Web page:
Brain Compatible Aphasia Treatment (BCAT) takes advantage of the powerful recovery and reconnective potential of brain plasticity. The brain's ability to continually grow, learn and recover is well documented [http://www.fi.edu/learn/brain/exercise.html ]. Our experienced speech/language pathologists (SLP) blend the best of aphasia research and clinical evidence with neuroscience, learning theory, technology and clinical expertise. In doing so, we are able to emphasize the values, needs and goals of the person with aphasia ( PWA ) as part of our evidence-based aphasia program. Our SLPs use formative assessment techniques to assess your progress on an ongoing basis in order to continually respond to your progress and grow the scope of your program accordingly.As your speech and conversational skills improve, we make sure you can use them in fully functional ways as you participate in our online small support, conversation and activity groups ( http://aphasiatoolbox.com/calendar/calendar.htm )
Moreover, since aphasia truly is different for everyone, we work hard to ensure a program that is effective, personalized, affordable and available for everyone. Since traveling the pathway of aphasia recovery often takes time, there is no expiration date on your participation in our programs.
As you can see, the Brain Compatible Aphasia Treatment approach and its pioneering tools and techniques expand your program beyond what traditional treatment approaches can achieve.Our treatment Tenants, Components, Protocols and Tools emanate from evidence-based research and clinical studies.
Guiding Treatment Principles for BCAT
1.Be sure to have a working definition that facilitates metaphasia for the PWA.
2.Recognize and act on the fact that, "Aphasia is different for everybody." , ( Ginnie Anguish, PWA, 2000 )
3.Keeping in mind that each PWA is different, use formative assessment to monitor current levels as well as changes.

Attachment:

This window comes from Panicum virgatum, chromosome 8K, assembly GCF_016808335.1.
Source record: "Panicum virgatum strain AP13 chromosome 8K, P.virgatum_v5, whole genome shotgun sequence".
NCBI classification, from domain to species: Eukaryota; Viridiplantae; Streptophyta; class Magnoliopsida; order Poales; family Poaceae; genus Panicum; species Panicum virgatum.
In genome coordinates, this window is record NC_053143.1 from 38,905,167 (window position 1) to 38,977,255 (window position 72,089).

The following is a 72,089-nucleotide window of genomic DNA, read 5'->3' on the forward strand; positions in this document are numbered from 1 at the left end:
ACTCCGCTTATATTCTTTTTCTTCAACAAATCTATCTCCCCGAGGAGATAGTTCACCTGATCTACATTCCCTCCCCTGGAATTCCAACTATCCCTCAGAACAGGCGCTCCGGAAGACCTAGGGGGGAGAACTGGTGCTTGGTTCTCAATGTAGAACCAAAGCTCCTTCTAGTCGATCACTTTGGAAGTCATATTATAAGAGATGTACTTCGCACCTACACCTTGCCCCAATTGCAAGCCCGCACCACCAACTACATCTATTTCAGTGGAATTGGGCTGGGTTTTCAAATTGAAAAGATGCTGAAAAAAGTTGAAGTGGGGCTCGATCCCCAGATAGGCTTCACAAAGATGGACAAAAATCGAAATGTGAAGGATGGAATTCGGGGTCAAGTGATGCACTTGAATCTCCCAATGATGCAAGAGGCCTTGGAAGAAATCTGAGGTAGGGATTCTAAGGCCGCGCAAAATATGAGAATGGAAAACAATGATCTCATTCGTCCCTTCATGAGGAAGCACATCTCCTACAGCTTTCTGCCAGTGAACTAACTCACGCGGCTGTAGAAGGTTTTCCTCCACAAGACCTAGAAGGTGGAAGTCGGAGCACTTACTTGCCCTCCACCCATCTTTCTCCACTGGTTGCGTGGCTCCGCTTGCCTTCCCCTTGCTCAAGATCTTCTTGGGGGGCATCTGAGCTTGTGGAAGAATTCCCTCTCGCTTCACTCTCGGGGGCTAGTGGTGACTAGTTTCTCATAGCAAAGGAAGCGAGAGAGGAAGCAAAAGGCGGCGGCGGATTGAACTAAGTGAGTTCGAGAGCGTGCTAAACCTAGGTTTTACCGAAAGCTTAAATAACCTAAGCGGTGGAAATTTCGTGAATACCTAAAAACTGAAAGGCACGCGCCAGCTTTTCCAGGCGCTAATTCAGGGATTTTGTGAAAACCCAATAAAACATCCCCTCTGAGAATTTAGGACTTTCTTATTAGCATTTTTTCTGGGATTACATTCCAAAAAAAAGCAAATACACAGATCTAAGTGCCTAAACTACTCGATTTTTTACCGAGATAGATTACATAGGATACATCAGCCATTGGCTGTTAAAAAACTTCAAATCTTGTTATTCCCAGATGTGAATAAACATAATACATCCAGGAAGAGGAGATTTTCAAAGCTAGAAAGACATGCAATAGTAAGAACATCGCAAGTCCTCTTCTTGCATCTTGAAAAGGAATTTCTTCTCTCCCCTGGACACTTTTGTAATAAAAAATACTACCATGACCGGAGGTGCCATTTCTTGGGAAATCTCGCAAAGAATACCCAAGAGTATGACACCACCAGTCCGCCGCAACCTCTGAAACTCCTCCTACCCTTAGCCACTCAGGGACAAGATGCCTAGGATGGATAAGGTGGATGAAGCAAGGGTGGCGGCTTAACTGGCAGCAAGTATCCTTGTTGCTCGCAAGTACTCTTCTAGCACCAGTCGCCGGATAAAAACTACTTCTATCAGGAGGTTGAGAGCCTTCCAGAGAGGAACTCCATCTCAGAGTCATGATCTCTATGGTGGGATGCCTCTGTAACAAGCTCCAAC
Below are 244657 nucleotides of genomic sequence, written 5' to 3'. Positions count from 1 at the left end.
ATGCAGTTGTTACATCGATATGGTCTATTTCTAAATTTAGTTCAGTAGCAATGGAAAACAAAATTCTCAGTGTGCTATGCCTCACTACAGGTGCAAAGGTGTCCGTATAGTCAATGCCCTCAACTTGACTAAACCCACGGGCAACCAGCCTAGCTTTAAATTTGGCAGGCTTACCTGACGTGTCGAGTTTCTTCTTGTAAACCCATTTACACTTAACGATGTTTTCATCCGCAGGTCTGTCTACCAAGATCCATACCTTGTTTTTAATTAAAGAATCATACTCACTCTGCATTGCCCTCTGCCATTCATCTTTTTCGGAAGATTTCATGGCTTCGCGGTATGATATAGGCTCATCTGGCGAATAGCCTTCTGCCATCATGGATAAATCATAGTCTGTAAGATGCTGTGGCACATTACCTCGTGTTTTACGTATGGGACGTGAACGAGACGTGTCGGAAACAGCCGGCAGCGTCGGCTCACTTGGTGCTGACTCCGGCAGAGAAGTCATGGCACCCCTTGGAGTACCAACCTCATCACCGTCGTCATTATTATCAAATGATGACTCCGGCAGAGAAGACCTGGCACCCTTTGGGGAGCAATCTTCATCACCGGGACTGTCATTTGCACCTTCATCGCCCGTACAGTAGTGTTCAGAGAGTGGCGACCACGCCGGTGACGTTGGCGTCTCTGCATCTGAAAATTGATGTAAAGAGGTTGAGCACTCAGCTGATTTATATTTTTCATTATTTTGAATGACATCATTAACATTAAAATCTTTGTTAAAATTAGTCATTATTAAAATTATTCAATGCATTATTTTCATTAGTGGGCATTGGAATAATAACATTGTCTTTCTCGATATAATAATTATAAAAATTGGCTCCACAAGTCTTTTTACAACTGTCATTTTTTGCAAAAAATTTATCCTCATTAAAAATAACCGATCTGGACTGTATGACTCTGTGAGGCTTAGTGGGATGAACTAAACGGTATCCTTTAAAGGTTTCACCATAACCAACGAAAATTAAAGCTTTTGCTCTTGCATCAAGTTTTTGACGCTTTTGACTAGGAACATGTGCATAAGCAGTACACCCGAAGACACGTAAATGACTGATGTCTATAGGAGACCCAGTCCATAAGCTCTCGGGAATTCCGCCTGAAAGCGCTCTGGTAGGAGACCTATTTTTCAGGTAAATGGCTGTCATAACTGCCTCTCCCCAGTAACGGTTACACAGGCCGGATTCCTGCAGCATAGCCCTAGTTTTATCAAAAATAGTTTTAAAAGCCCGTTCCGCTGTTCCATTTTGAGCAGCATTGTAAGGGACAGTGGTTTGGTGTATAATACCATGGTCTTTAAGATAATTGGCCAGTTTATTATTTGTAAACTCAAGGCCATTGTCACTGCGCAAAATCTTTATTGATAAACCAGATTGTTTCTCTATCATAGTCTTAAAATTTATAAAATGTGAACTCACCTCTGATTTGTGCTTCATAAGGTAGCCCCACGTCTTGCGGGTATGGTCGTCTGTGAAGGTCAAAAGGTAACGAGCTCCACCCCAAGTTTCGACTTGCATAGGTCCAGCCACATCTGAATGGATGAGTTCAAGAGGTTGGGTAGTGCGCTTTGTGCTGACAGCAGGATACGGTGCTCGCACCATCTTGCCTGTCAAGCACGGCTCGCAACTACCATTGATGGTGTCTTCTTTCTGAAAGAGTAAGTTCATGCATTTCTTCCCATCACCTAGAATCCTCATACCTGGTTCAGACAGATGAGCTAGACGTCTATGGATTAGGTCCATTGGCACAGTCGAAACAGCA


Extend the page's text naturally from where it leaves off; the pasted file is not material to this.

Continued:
4.The BIG IDEA of Aphasia Therapy: Everything revolves around and comes back to propositional speech and conversation.
5.The Essence of Aphasia and Apraxia Therapy: Get the PWA skilled at:
a.knowing where to focus his/her mental attention
b.acting on that point of focus
c.efficiently shift to next point of focus.
6.The Key Elements ofAphasia Therapy ; Faith&Rhythm
7.Have the PWA work from his/her own memory or thoughts.
37.Recognize that your client is not a data point or a statistic.
38.Keep your eye on the truly important aphasia treatment outcomes: to return to work; to converse with his wife; to read stories to her grandkids; to shoot the breeze over coffee in Starbucks; to lead a productive life.
40.Never, ever, ever give up. However, if you must, deliver a list of quality resources and referral sources to the PWA and caregivers.
41.Consider an ongoing intensive program that incorporates innovative treatment with lots of patient practice, and peer interaction, and a never give up attitude.
42.Address issues of syllable structure knowledge and production early.
43.Establish vowel knowledge and production skills early when needed.
44.Fold in work on prosody ASAP.
45.Reconnect Spelling Skills.
46.Reconnect, or teach, keyboarding skills and screen literacy.
47.Pay attention to the phonological neighborhood
48.Encourage the brain to make multiple associations with the same material in order to give that information more neural scaffolding.
49.Vary the type of material studied in a single sitting in order to leave a deeper impression on the brain than concentrating on just one skill at a time.
50."It ain't over till it's over...and that takes time and persistence."
51.Emphasize metapraxia, the patient's understanding of and insight into the planning and execution of movement patterns.
52.When appropriate, provide quick, clean, diverse and descriptive feedback.
53.When giving feedback or instructions, tell the PWA or coach only what to do.
54.Help the client learn the skill of truly listening.
55.Make sure that the PWA is working with peers and working/participating in groups.
56.Focus on normal skills.
57.Be a reconnectionist.
58.Help the PWA learn to embrace his/her mistakes.
59.Recognize that worksheets don't grow dendrites.
60.Train and utilize coaches.
61.Know the differences among: homonyms; homographs; heterograph; heteronym; homophone; antonym; and synonym and take advantage of them.
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The National Aphasia AssociationAs you know, technology surrounds us and changes by the second. There are many people with aphasia, caregivers and professionals who now rely on communicating via the internet. Below is a listing of aphasia blogs, online support groups and therapy programs.